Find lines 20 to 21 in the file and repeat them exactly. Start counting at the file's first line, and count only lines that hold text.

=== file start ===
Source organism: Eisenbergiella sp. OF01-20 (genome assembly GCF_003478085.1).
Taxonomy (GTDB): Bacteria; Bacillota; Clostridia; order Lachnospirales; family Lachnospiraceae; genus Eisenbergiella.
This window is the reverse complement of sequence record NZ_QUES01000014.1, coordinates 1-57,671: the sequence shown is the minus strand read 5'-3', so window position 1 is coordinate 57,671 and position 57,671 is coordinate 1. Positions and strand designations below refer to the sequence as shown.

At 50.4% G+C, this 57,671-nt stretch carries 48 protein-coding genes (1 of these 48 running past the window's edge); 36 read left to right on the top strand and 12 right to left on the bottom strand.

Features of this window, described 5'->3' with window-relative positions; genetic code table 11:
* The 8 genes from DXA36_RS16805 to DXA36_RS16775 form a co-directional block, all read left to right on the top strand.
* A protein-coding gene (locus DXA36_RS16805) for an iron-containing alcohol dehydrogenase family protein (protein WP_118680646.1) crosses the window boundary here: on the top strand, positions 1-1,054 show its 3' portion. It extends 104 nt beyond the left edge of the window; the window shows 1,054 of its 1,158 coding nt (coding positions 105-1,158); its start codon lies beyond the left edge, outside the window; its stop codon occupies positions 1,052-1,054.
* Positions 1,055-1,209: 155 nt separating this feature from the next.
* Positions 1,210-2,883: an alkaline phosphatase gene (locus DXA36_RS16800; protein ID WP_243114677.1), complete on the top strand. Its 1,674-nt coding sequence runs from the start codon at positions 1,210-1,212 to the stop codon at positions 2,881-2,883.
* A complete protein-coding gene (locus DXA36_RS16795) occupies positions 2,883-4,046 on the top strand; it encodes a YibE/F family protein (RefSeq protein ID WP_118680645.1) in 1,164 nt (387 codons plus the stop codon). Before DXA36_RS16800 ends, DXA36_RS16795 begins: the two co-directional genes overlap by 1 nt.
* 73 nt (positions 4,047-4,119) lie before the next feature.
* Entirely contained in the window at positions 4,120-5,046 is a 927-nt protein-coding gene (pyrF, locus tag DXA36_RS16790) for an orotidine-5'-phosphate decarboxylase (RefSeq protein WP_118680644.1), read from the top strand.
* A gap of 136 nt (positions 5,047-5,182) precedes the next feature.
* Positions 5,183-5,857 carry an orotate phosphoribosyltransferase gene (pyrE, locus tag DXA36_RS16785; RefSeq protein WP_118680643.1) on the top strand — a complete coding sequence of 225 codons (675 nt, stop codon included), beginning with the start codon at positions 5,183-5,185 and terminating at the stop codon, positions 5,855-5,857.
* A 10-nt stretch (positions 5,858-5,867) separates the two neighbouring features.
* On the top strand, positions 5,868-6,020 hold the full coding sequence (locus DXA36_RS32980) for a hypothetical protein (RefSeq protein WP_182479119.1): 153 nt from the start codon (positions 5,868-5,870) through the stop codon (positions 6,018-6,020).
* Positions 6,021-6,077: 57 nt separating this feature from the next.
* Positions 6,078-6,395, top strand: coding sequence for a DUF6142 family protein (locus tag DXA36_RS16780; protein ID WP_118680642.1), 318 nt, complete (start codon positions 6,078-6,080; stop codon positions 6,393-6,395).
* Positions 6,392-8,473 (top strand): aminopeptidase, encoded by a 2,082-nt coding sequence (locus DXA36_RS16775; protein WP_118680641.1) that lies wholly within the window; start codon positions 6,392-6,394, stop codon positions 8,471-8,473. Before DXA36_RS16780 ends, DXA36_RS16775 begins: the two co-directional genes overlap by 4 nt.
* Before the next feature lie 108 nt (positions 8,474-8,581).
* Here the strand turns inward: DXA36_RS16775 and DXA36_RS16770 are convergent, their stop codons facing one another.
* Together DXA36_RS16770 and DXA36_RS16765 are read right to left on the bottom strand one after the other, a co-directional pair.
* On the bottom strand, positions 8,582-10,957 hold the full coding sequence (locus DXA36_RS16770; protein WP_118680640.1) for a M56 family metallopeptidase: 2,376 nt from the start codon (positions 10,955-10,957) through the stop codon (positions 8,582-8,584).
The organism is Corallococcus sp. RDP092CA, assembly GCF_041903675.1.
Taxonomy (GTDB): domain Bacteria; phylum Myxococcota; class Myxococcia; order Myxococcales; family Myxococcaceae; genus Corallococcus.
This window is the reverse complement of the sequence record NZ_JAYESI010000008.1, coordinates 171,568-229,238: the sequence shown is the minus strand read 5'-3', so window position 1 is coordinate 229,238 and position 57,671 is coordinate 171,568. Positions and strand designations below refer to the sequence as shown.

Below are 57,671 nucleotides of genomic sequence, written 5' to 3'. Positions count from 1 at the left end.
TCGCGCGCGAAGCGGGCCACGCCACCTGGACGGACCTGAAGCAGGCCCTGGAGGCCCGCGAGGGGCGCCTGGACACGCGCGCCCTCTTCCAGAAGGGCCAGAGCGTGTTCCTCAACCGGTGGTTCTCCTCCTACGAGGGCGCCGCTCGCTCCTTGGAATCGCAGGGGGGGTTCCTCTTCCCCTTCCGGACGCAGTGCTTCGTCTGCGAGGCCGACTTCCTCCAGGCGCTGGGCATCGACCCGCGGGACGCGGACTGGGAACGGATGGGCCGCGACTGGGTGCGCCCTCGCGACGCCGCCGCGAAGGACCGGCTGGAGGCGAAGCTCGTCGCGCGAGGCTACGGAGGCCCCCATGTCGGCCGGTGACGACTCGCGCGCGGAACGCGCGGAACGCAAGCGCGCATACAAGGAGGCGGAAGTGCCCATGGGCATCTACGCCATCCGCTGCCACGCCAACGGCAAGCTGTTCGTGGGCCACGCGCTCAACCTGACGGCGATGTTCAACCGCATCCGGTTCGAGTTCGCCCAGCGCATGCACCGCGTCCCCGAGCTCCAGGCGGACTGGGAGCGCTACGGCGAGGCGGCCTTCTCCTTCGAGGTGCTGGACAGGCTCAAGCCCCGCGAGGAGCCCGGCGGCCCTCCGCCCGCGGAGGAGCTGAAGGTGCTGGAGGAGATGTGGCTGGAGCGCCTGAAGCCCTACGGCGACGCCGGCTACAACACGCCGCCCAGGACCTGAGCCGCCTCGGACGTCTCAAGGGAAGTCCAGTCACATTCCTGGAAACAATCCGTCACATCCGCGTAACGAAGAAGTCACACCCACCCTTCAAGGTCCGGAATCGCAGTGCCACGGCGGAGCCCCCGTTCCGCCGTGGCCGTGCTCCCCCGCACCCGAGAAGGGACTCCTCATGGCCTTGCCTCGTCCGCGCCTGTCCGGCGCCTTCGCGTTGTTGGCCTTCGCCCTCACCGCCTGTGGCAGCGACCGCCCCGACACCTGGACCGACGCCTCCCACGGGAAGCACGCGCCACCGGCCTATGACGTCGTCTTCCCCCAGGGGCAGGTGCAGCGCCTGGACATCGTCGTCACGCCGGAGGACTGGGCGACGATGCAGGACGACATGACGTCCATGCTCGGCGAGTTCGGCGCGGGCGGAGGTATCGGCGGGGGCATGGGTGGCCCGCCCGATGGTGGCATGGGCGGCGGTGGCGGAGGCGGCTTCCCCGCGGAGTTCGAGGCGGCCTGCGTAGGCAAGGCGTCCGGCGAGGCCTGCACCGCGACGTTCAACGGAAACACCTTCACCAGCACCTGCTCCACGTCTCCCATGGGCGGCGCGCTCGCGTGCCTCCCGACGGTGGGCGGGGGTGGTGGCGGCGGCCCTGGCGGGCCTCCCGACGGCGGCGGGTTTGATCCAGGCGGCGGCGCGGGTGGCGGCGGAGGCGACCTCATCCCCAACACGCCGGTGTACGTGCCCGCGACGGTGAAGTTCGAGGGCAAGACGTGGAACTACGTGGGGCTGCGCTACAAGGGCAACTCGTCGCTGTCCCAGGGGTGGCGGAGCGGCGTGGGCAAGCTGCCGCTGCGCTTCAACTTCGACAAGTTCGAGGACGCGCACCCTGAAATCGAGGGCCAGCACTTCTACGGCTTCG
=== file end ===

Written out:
* Before the next feature lie 108 nt (positions 8,474-8,581).
* Here the strand turns inward: DXA36_RS16775 and DXA36_RS16770 are convergent, their stop codons facing one another.